Jay Siegel, founding lead singer of The Tokens, had allergies so bad I could hardly understand what he said to me backstage. His emails include a photo of a sleeping lion, and indeed The Tokens’ version of “The Lion Sleeps Tonight” has been the group’s claim to fame for 61 years. He was able to hit the high falsetto “Wimoweh” part of the song but enlisted the audience to help him through “In The jungle, the mighty jungle, the lion sleeps tonight.”
To make matters even more problematic, Siegel’s bass singer Bill Reid died a few weeks ago and was replaced by Gabe Dassa, who is an orthopedic surgeon by day. The Tokens did two songs and were gone.
The less said about the Vogues the better. They ended the first half of the show with a version of “Special Angel” sung off key and their big 1965 hit “5 O’Clock World.”
The Brooklyn Bridge did an hour and 15-minute set that took up the entire second half of the concert. The only group that had their own backing band, they presented an extremely well-rehearsed Vegas-styled set that covered their own hits like the Jimmy Webb penned “The Worst That Could Happen” and “Your Husband, My Wife” which was banned by radio stations across the country. Its lyrics are about an illicit affair, a situation the band thought was unfair when Led Zeppelin was topping the charts singing about giving some girl “every inch of my love. The year was 1969, and the popular music market was split between AM hitmakers like the Brooklyn Bridge and FM hard rockers like Led Zeppelin.
Their covers ranged from “Mustang Sally” to Dion’s “Ruby Baby” and “Runaround Sue.” Their version of The Platters’ “My Prayer” was the highlight of the set. They dedicated it to those of us who’ve lost loved ones in these last two years of the pandemic. Much to do was made over the loss in 2010 of Brooklyn Bridge’s lead vocalist Johnny Maestro. That said, current lead singer Joe Esposito was not only versatile but more than adequate in capturing the mood of songs as disparate as “Step by Step,” “I’m Ready, Willing and Able to Rock and Roll All Night,” and “The Best Thing That Could Happen.”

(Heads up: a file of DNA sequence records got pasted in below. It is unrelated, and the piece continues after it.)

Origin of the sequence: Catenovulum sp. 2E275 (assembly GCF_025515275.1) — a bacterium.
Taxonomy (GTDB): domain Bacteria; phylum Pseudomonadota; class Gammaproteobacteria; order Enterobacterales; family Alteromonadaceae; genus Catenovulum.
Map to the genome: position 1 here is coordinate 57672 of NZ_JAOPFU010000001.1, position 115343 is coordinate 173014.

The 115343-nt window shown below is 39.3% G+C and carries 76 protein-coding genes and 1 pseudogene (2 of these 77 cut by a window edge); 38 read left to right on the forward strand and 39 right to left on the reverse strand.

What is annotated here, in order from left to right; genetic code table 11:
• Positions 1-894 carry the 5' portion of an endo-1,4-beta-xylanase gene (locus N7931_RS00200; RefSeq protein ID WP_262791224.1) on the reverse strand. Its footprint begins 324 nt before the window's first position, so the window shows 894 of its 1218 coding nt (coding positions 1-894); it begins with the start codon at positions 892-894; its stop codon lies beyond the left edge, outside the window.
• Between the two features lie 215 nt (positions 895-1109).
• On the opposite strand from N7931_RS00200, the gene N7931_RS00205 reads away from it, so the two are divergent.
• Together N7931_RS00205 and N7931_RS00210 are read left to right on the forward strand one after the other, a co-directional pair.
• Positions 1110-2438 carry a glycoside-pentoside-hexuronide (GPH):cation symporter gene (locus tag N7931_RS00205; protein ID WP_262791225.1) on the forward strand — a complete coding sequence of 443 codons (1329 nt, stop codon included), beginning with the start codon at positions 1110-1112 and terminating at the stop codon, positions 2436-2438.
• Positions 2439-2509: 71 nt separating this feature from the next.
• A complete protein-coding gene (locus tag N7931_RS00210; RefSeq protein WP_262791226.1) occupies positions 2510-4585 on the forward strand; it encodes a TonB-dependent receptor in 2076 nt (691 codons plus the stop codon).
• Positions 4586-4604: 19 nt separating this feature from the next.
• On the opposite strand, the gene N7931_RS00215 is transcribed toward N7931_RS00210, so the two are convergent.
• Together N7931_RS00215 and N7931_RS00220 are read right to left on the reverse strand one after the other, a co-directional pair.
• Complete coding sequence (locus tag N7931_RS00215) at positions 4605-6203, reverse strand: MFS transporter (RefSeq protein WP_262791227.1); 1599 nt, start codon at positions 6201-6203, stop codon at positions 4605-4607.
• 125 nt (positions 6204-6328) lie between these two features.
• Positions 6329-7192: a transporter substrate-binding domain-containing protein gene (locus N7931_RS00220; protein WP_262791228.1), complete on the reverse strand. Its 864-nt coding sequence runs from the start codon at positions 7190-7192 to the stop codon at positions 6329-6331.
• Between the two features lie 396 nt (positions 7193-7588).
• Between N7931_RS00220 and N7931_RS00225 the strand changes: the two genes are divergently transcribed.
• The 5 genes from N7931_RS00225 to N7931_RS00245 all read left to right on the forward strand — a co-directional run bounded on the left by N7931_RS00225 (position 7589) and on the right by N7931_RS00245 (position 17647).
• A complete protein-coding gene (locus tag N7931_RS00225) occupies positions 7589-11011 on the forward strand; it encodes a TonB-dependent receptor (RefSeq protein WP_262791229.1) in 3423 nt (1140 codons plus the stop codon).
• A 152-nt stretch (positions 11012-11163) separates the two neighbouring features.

The further away we get from the golden age of early rock and roll, the fewer of the originators are left to carry the torch. One of the newer members of The Brooklyn Bridge is John Williams with the group for two years. But even he is an old hand whose been with other doo-wop groups and is old enough to have been stationed in Da Nang during the Vietnam War.
Jim Anderson treats these shows with respect. Jay Siegel told me that he always tells Jim he’s too nice to be in this business. The people in these groups are not just creating product for an old demographic. They love the music and the memories it creates not just for the fans but for the artists themselves.
Anderson’s next show is the Rock ‘n Roll Doowop Spectacular on November 19th with Chubby Checker, The Duprees, The Doowop Project, and Trish Anderson. On April 29, 2023, The Sixties Spectacular headlines Peter Noone of Herman’s Hermits, Jay and The Americans, Dennis Tufano of The Buckinghams, and the 1910 Fruitgum Co.